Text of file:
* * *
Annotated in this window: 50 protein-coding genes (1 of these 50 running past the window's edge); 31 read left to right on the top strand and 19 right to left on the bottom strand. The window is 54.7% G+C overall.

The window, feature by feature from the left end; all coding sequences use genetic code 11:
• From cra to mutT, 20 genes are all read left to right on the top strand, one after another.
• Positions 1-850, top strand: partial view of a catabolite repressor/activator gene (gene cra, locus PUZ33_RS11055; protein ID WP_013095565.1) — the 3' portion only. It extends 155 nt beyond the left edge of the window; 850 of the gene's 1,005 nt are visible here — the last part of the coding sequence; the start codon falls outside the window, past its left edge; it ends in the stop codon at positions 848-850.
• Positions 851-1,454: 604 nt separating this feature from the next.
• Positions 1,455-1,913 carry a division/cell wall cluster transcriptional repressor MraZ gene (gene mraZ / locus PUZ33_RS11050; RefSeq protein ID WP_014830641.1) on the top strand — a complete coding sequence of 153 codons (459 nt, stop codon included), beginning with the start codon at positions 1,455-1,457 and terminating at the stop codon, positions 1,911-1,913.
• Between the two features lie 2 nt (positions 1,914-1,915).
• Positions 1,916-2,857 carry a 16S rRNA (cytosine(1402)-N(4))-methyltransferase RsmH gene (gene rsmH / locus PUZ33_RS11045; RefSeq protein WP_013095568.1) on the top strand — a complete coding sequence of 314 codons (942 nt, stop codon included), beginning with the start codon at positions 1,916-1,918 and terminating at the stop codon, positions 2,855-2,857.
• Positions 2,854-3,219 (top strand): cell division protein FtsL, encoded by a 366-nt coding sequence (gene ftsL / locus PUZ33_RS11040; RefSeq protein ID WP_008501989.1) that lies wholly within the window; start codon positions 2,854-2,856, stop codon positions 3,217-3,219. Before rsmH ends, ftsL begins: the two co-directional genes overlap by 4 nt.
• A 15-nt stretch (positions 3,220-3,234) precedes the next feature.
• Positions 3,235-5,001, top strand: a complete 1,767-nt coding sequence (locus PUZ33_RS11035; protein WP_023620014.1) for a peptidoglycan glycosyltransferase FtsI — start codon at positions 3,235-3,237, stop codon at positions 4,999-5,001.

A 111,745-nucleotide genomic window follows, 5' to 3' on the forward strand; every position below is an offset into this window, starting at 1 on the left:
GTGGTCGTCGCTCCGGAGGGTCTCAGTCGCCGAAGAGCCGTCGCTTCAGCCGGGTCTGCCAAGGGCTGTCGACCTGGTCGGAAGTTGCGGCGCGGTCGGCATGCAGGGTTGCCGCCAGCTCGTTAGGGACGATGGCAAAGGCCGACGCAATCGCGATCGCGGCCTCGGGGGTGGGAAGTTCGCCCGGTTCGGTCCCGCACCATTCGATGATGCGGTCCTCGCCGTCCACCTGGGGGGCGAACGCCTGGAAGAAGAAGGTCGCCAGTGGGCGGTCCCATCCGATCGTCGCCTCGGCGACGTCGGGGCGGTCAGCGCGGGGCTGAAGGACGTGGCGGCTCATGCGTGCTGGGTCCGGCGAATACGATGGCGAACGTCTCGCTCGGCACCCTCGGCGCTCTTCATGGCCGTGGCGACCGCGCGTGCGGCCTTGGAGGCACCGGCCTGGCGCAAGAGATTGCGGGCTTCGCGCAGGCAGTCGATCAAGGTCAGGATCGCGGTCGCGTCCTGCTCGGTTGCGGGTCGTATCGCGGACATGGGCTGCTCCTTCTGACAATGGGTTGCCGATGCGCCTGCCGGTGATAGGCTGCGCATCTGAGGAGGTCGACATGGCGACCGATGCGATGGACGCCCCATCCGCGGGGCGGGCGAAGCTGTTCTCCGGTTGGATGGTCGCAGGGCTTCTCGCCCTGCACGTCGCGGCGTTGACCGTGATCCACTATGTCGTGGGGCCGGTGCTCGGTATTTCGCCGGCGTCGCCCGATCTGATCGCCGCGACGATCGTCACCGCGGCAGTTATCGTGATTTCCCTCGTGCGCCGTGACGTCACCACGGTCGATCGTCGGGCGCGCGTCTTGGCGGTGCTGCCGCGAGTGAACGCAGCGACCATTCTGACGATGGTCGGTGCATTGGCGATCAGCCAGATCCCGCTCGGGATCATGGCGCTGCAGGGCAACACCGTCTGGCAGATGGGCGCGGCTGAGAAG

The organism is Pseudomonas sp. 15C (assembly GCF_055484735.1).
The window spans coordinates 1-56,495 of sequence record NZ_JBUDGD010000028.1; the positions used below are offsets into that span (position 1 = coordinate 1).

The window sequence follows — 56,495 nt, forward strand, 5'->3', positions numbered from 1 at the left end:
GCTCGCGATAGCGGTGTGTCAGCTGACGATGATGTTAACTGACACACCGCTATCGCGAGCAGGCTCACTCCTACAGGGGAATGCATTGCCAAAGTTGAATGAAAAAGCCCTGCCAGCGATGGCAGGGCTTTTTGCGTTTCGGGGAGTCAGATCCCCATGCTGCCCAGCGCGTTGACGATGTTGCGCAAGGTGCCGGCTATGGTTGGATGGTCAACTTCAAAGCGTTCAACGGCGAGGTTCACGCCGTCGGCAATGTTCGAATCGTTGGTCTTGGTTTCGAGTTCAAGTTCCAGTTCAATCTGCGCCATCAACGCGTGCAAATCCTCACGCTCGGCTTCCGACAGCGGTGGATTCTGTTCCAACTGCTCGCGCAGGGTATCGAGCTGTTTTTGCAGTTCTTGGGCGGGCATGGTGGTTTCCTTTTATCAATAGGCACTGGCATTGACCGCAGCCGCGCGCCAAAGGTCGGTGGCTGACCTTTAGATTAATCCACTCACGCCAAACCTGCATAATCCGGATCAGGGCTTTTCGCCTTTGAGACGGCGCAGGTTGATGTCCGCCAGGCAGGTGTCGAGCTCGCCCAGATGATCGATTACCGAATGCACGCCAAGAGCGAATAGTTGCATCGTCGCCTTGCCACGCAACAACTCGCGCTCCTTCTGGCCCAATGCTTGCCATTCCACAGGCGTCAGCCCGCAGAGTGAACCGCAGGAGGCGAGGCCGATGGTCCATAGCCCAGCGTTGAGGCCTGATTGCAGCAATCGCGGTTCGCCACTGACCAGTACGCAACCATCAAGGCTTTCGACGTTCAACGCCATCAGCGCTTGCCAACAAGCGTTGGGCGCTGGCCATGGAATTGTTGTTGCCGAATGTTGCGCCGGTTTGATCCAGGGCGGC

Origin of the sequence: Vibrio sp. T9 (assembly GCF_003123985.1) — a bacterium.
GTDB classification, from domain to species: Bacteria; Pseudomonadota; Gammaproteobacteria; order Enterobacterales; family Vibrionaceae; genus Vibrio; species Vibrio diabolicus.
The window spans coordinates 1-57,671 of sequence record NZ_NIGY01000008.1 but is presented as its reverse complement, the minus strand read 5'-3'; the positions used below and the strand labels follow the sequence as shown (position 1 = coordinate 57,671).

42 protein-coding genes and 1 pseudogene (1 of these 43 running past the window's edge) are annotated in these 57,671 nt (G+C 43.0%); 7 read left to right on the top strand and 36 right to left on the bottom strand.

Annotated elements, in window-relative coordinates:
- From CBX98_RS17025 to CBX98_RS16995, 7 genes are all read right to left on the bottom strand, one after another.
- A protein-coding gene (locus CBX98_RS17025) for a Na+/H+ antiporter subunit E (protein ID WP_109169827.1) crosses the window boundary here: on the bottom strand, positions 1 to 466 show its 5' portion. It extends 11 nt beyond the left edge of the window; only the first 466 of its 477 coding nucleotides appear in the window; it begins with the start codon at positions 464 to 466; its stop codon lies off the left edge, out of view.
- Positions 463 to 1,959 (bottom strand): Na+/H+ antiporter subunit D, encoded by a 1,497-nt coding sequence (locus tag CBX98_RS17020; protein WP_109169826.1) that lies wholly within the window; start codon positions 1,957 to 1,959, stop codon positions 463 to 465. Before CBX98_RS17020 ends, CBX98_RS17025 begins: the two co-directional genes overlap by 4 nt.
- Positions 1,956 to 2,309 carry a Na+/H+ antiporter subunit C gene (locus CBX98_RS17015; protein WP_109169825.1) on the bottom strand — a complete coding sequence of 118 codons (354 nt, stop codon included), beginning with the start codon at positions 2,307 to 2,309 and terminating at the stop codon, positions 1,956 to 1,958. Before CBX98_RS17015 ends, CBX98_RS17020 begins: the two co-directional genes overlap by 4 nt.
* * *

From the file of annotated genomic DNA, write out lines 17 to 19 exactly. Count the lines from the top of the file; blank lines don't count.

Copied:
GCTCGCGATAGCGGTGTGTCAGCTGACGATGATGTTAACTGACACACCGCTATCGCGAGCAGGCTCACTCCTACAGGGGAATGCATTGCCAAAGTTGAATGAAAAAGCCCTGCCAGCGATGGCAGGGCTTTTTGCGTTTCGGGGAGTCAGATCCCCATGCTGCCCAGCGCGTTGACGATGTTGCGCAAGGTGCCGGCTATGGTTGGATGGTCAACTTCAAAGCGTTCAACGGCGAGGTTCACGCCGTCGGCAATGTTCGAATCGTTGGTCTTGGTTTCGAGTTCAAGTTCCAGTTCAATCTGCGCCATCAACGCGTGCAAATCCTCACGCTCGGCTTCCGACAGCGGTGGATTCTGTTCCAACTGCTCGCGCAGGGTATCGAGCTGTTTTTGCAGTTCTTGGGCGGGCATGGTGGTTTCCTTTTATCAATAGGCACTGGCATTGACCGCAGCCGCGCGCCAAAGGTCGGTGGCTGACCTTTAGATTAATCCACTCACGCCAAACCTGCATAATCCGGATCAGGGCTTTTCGCCTTTGAGACGGCGCAGGTTGATGTCCGCCAGGCAGGTGTCGAGCTCGCCCAGATGATCGATTACCGAATGCACGCCAAGAGCGAATAGTTGCATCGTCGCCTTGCCACGCAACAACTCGCGCTCCTTCTGGCCCAATGCTTGCCATTCCACAGGCGTCAGCCCGCAGAGTGAACCGCAGGAGGCGAGGCCGATGGTCCATAGCCCAGCGTTGAGGCCTGATTGCAGCAATCGCGGTTCGCCACTGACCAGTACGCAACCATCAAGGCTTTCGACGTTCAACGCCATCAGCGCTTGCCAACAAGCGTTGGGCGCTGGCCATGGAATTGTTGTTGCCGAATGTTGCGCCGGTTTGATCCAGGGCGGC

Origin of the sequence: Vibrio sp. T9 (assembly GCF_003123985.1) — a bacterium.
GTDB classification, from domain to species: Bacteria; Pseudomonadota; Gammaproteobacteria; order Enterobacterales; family Vibrionaceae; genus Vibrio; species Vibrio diabolicus.